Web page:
Today, King Crimson’s entire studio canon begins streaming on Spotify. It’s kind of a big deal as Crimson was one of the last hold-outs on streaming, not even releasing their catalog on iTunes when it was a thing. According to label DMG Live (founded by KC mastermind Robert Fripp), the band made more money until recently selling its music on physical media.
But this year is also Crimson’s 50th anniversary, when the band released In the Court of the Crimson King in 1969, considered a watershed moment in progressive rock. Robert Fripp, the sole consistent member, spent the next three years reshuffling the line-up and trying to recreate Court with various degrees of success. Then in 1973, he linked up with John Wetton and recently departed Yes drummer Bill Bruford for a three-album run that showcased an more aggressive, more stable King Crimson.
And then it ended in 1974. Or so everyone thought. Fripp went solo and became a sought-after session guitarist for the likes of Peter Gabriel, David Bowie, and…
Daryl Hall? Yeah, Fripp was on Daryl Hall’s first solo album. He also was drifting into CBGB’s in New York, hanging around Blondie and the Talking Heads. It was the Heads association that led to a new band called Discipline, featuring Tony Levin on bass and Adrian Belew on guitar and vocals. But if a band features Fripp and Bruford, isn’t that King Crimson?
So it was. Bruford would remain in Crimson for another 15 years, Levin, with a five-year hiatus, for 40 years, along with Belew who became “eighth/ninth man inactive” when Jakko Jakszyk (formerly of Level 42) signed on to front Crimson’s archiving phase.
Fripp has described King Crimson as less a band than “a way of doing things.” There is no consistent musical thread in the band’s history. The first three albums follow essentially the same pattern laid down on In the Court of the Crimson King, with Islands being more free-form jazz. (Ironically, lead singer Boz Burrell learned bass for this album only to become Bad Company’s bass player until his death in 2006. Crimson launched careers. See Lake, Greg; Wetton, John; Belew, Adrian.) The core of Wetton and Bruford took the standard rock formula and blended it with heavy metal and classical in much more subtle ways than Rainbow, among others, would in the years that followed. Belew and Levin brought a punk vibe to the table that lasted through the eighties and even prompted Fripp to ponder a Frippless Crimson at one point.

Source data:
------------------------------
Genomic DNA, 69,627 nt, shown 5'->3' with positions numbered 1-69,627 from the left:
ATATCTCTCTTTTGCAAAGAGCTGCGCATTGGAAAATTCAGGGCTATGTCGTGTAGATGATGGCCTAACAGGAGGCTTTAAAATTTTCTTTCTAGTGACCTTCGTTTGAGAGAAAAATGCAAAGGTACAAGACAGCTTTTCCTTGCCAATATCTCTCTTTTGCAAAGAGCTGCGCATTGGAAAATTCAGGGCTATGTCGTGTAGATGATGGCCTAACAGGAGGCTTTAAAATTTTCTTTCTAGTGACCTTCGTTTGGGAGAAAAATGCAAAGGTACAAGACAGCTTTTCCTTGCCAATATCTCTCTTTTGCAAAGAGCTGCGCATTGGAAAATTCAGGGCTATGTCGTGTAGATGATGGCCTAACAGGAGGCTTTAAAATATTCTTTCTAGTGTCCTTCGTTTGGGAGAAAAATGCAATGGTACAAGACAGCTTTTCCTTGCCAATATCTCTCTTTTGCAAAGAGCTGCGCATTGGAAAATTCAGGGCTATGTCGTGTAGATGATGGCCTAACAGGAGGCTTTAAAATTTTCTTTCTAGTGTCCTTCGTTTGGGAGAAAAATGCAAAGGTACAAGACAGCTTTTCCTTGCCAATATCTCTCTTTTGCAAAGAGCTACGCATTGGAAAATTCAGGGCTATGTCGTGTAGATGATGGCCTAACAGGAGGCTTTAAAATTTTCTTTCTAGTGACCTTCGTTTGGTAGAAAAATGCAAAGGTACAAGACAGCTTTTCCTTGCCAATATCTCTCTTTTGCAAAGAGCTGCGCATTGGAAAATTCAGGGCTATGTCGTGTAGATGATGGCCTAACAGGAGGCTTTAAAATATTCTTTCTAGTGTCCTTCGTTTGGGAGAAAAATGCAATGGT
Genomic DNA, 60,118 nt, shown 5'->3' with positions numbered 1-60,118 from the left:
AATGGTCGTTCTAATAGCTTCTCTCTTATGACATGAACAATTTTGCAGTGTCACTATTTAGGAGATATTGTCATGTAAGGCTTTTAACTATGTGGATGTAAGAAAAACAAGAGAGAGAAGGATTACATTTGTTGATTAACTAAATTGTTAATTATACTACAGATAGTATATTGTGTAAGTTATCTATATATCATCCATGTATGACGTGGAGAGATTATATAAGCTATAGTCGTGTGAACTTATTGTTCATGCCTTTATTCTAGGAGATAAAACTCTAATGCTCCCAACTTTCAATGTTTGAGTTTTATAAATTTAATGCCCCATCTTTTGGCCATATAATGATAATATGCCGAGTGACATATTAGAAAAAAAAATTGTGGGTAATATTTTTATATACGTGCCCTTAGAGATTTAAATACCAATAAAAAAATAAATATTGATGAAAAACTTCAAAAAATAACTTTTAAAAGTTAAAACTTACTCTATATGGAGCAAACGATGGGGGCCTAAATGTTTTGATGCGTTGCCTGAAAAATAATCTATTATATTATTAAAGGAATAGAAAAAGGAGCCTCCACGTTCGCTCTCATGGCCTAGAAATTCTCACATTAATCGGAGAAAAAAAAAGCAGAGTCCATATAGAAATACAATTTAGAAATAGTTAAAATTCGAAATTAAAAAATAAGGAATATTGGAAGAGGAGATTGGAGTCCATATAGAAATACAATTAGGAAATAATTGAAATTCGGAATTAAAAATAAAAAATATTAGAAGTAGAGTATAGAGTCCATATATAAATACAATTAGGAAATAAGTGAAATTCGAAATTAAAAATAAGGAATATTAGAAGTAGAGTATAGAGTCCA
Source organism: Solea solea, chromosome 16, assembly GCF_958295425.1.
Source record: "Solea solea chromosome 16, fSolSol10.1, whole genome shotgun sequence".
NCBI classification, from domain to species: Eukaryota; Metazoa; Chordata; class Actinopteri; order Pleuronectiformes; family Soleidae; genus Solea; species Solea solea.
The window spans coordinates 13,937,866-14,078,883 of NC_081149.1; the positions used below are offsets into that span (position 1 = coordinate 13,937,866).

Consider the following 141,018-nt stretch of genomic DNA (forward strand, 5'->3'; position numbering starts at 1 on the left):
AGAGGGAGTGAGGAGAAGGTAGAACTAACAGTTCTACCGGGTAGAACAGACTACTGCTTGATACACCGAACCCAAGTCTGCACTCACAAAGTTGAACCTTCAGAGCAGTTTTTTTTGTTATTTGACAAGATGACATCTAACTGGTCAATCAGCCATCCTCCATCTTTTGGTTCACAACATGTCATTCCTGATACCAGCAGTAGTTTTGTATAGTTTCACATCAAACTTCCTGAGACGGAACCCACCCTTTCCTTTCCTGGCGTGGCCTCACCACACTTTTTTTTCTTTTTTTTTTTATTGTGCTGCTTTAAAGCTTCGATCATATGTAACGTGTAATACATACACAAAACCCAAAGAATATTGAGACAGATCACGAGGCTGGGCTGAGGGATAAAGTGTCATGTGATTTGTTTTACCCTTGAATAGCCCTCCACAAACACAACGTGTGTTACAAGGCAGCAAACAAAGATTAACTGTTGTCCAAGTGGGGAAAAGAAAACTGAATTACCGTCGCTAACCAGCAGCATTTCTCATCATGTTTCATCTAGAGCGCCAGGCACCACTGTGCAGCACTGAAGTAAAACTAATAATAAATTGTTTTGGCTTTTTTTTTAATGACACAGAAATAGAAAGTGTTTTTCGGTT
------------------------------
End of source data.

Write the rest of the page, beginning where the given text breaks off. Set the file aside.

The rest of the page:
The nineties became about double trios while the 2000s had Fripp and Belew taking heavy metal musicians to school and teaching them a master class.
So, as a King Crimson with Jakko Jacszyk embodying every vocalist from Lake to Wetton to Belew (and sounding quite nicely like Boz Burrell at times) reimagines its entire body of work, with Belew (now the ninth man inactive) adding the latter Crimson to his power trio’s shows, they bring the entirety of their work to streaming and digital download at long last.
I couldn’t be happier, particularly since I get to listen to this on my new car stereo.